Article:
As India prepares to host the 2023 G20 New Delhi summit this weekend, the country takes center stage on the global economic platform, spotlighting its enormous potential as an investment hub. In an insightful interview, Toshihiko Kurihara, Chief Representative at the Representative Office in New Delhi, Japan Bank for International Cooperation, sheds light on India’s investment appeal, especially for Japanese enterprises.
“India has become one of the most favored destinations for investment in the G20. The concept of a free and open Indo-Pacific region, as introduced by former Japanese Prime Minister Shinzo Abe, has generated significant traction and potential for the region,” shared Kurihara.
“India is a vibrant and evolving investment destination, positioned at an exciting intersection between a developed, corporate economy and a rural, base economy,” he continued.
According to a press release issued by the Embassy of Japan in India last year, the total number of Japanese companies registered in India as of October 2022 is 1,400.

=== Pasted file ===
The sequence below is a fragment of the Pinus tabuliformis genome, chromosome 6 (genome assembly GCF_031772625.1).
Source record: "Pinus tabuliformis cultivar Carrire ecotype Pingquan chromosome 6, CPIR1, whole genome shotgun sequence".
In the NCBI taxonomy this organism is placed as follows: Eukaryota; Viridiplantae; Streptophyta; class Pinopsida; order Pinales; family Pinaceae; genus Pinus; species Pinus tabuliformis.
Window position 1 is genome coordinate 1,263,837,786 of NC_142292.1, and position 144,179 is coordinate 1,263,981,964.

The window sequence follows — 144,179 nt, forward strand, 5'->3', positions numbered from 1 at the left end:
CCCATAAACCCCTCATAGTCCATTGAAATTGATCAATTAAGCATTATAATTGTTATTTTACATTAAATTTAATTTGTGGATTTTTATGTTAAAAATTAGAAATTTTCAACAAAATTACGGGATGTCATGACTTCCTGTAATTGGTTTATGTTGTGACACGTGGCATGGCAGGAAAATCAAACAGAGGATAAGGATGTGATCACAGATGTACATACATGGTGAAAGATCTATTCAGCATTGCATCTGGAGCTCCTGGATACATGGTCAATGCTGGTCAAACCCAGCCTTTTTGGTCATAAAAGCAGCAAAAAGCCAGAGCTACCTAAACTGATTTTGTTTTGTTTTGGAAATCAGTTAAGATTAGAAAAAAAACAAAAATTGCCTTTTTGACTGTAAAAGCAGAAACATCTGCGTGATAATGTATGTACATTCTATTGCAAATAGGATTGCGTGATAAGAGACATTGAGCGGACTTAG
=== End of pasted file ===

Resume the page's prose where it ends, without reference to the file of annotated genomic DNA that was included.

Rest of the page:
“The resurgence of Japanese companies in the Indian market from late 2021, marked by billion-dollar (USD) investments like Kubota’s additional purchase of Escorts and SMBC’s acquisition of Fullerton India, indicates a renewed confidence in India’s investment landscape,” remarked Kurihara. He foresees an extensive range of industries thriving with investments from Japan, spanning traditional sectors like car manufacturing to innovative areas emerging from the China Plus One diversification strategy.
Even in the face of unprecedented global challenges such as the COVID-19 pandemic, Kurihara shares that Western investors have sustained a remarkable interest in India, leveraging strong connections with Indian-American sources and Indian-based entrepreneurs to maintain investment momentum.
“The Indian government’s effective management of the economy during the COVID-19 pandemic by providing ample liquidity to the market has been a key factor in averting large-scale bankruptcies or a credit crunch,” he emphasized.
Looking closer, according to Kurihara, “India’s middle-income demographic and wealthy elite significantly contribute to the diversification of its economy and geography, presenting an investment landscape more multifaceted than often realized.”
As India gears up for its moment in the G20 spotlight, its ascent as a global investment powerhouse appears poised to accelerate, bolstered by strategic partnerships and a forward-looking economic vision.